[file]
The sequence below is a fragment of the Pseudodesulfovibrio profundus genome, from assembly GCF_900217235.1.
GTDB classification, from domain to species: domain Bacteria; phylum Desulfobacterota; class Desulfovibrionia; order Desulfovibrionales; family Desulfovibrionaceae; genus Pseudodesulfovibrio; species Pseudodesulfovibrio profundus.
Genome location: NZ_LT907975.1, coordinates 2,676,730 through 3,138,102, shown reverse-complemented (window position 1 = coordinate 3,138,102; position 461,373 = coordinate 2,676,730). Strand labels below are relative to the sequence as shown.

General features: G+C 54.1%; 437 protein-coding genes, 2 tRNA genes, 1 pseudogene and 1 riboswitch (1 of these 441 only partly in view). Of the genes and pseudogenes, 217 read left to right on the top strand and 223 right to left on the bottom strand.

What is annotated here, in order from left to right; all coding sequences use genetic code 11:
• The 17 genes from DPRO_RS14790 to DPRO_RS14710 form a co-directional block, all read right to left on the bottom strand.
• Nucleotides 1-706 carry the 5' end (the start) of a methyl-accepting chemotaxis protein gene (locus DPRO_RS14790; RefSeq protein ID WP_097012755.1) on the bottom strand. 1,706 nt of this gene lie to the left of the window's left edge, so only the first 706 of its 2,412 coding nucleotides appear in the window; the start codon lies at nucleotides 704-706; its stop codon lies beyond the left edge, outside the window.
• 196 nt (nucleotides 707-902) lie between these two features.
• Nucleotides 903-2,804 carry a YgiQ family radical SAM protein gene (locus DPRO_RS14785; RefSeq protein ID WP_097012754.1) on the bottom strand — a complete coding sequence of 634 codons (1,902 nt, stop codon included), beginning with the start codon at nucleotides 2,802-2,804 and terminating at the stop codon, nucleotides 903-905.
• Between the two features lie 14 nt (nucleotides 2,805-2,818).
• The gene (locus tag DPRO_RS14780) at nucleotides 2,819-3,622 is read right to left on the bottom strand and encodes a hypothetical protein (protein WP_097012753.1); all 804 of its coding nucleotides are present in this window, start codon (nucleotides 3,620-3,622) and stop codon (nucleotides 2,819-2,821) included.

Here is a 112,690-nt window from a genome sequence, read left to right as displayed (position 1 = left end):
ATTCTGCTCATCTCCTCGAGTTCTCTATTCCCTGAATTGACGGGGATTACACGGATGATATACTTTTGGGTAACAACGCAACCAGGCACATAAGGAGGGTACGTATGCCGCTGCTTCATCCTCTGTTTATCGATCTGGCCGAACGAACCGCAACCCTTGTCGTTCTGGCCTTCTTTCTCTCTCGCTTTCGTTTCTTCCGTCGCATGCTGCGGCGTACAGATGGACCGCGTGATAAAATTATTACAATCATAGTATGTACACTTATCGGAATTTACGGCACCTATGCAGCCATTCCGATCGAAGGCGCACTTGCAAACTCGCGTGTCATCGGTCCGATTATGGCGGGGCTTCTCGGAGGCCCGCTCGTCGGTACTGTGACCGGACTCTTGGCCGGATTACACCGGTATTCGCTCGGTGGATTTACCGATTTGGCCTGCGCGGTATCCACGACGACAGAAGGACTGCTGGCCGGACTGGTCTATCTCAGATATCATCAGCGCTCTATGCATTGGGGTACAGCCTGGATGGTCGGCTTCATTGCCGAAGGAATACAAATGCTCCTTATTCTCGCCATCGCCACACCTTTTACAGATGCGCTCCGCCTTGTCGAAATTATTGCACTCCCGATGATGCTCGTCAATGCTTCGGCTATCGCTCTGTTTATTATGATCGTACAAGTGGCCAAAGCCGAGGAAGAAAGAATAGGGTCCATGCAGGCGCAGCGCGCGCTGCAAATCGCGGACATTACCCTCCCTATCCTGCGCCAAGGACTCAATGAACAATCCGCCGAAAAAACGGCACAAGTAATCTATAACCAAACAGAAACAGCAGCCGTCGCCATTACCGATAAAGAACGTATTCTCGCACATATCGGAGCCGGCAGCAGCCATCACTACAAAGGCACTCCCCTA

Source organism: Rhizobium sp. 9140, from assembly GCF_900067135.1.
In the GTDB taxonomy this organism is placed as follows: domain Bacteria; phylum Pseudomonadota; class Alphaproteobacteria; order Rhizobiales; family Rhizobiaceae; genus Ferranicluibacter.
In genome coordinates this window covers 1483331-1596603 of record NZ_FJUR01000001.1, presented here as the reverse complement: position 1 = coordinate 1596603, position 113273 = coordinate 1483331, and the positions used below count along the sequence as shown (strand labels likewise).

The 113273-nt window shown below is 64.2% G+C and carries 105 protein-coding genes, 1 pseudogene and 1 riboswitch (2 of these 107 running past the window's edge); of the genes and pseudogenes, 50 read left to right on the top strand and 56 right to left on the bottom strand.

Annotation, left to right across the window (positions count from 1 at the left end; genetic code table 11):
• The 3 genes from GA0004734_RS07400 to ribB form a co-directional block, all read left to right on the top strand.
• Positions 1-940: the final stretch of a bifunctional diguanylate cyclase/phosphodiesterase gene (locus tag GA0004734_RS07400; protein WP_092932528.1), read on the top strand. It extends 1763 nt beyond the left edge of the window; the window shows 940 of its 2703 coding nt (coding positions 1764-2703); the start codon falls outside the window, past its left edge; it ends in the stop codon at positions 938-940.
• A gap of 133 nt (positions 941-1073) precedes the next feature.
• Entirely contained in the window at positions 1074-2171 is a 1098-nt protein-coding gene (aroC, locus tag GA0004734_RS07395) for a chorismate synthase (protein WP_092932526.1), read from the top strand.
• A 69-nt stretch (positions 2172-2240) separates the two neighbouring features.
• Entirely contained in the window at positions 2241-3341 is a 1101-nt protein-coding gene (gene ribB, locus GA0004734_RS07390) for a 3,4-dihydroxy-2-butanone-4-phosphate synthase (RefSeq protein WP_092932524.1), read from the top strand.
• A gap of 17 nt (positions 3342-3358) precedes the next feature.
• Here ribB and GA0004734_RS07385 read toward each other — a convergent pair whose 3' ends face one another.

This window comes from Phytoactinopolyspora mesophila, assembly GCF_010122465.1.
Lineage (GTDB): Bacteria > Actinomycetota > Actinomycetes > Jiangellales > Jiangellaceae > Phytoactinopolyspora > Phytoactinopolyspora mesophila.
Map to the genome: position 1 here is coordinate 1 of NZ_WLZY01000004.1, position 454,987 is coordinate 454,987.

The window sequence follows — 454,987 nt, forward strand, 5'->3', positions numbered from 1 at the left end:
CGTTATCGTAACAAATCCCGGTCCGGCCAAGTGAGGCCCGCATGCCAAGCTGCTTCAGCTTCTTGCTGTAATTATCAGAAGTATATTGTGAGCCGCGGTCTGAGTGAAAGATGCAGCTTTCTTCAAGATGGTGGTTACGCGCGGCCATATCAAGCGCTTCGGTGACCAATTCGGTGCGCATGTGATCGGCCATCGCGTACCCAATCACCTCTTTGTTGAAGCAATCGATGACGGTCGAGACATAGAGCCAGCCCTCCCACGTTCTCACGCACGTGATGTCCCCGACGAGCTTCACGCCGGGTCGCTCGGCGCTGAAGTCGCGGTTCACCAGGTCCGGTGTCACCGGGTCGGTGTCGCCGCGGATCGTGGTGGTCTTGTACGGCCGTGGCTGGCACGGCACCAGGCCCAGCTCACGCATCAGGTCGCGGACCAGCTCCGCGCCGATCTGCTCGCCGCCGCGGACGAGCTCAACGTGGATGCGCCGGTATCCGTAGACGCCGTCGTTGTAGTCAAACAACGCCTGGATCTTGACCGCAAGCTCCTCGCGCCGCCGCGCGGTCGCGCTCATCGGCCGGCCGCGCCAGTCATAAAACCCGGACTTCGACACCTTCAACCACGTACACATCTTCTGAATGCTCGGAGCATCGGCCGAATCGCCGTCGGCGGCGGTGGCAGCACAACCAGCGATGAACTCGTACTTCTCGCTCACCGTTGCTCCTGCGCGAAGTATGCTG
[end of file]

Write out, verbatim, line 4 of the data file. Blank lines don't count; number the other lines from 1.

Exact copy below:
General features: G+C 54.1%; 437 protein-coding genes, 2 tRNA genes, 1 pseudogene and 1 riboswitch (1 of these 441 only partly in view). Of the genes and pseudogenes, 217 read left to right on the top strand and 223 right to left on the bottom strand.